Locality’s Tony Armstrong also welcomed the report but struck a note of caution, stressing the need for urgent action:
“The prime minister has welcomed the report – but has yet to commit to acting on it. The government mustn’t let the ideas and recommendations in this report drift, nor the need to work with civil society to scrutinise and implement them. Recent years have seen a merry-go-round of national reports that have called for change that have led nowhere. The government has real, practical opportunities to act now to strengthen our social infrastructure, bolster our community’s resilience, and embed community power for decades to come.”
The 20 proposals:
- New official measures to understand and track the economic and social contribution of civil society.
- Comprehensive and comparable data from government and civil society about what funding goes where, and what outcomes are delivered.
- Negotiation with Big Tech firms to finance and co-design new, non-proprietary digital infrastructure for communities.
- A new commitment to ‘social value’ commissioning, considering the whole of government accounts rather than a single budget.
- A Community Power Act, creating the ‘Community Right to Serve’ by which community groups can challenge for a role in the design and delivery of public services.
- Community Improvement Districts or ‘pop-up parishes’ with time-limited freedoms and flexibilities to deliver community-led change.
- A new national institution to help local places and organisations improve performance and exercise greater responsibility; and to build an index of social infrastructure that can inform both national and local policy making.
- A Volunteer Passport system to match the supply of and demand for volunteers, with options to: join a new National Volunteer Reserve to help with future emergencies and with environmental projects; deliver ongoing mutual aid to people in crisis; fulfil formal public service roles such as magistrates or charity trustees.
- Service opportunities for young people, funded through the Kickstart programme, to work on a variety of social and environmental projects.
- A new deal with faith communities, by which government supports a greater role for faith groups in meeting social challenges.
- An annual ‘Neighbour Day’ bank holiday to celebrate communities’ work together; and greater use of the honours system to recognise the work of communities as well as individuals.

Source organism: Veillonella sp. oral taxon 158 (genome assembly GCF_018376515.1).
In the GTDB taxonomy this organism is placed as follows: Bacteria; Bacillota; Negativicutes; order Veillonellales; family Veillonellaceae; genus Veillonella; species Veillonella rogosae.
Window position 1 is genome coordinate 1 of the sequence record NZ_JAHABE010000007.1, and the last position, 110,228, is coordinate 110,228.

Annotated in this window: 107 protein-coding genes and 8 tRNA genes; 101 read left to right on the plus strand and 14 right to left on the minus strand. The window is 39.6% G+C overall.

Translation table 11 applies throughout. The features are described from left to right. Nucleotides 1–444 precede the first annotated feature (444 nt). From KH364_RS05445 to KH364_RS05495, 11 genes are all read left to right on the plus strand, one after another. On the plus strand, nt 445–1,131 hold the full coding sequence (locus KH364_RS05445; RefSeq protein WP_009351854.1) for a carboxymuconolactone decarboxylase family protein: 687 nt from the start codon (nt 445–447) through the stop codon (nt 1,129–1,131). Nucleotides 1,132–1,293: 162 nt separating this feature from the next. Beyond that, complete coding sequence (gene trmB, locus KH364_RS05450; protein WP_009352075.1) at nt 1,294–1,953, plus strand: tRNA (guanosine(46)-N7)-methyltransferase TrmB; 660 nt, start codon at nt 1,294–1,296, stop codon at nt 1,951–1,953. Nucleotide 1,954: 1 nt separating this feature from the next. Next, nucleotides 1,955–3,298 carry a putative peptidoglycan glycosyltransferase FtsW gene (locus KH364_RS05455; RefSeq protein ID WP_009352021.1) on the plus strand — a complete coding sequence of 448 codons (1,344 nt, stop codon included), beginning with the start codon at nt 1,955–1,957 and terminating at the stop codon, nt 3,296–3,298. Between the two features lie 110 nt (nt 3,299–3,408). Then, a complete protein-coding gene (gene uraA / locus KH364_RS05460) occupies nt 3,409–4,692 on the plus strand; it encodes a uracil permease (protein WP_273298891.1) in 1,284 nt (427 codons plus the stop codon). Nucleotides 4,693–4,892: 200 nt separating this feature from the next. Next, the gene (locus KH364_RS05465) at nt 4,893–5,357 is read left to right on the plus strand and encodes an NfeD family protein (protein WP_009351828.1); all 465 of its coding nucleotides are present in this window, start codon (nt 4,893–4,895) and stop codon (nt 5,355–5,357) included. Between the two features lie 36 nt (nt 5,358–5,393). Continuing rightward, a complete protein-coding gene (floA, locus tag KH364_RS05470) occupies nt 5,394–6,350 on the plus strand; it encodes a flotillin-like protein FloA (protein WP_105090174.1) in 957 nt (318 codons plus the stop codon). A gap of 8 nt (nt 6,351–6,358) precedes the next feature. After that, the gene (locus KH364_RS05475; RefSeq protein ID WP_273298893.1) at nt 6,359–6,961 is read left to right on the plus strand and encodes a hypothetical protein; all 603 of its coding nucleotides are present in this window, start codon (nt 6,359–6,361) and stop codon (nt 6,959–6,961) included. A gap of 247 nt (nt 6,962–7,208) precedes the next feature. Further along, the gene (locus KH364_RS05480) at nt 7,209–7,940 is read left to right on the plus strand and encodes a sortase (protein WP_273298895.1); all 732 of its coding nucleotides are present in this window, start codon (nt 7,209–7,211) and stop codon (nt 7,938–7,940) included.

- Planning rules to promote the creation of social capital through good design, the recognition of the need for gathering places, and community ownership of public assets.
- Policy to support independent social infrastructure, including professional ‘connectors’ charged with linking local services together, and physical hubs to co-locate services and enable gathering.
- A new focus on the modern local library, often community-managed, delivering business start-up support and digital inclusion for local communities.
- Policy to make it easier to start and run a charity, and create a modern version of the local Council for Voluntary Service (CVS).
- A ‘match trade’ scheme to support social enterprises, which play a crucial role in economic and social development in disadvantaged communities.
- Options to boost philanthropy, including civic crowdfunding, and social investment.
- A new £500m Community Recovery Fund, financed by the allocation of the dormant National Fund, for charities and community groups supporting the transition from the ‘response’ to the ‘recovery’ phase.
- Consult on the use of the £2bn+ which will shortly be available from new dormant assets: options include a new endowment, the Levelling Up Communities (LUC) Fund, for perpetual investment in long-term, transformational, community-led local projects in left-behind areas.
- Review the National Lottery Community Fund, which is now 25 years old, with a view to a more local and community-led distribution model.
The full 52-page report is available to download here: https://www.dannykruger.org.uk/communities-report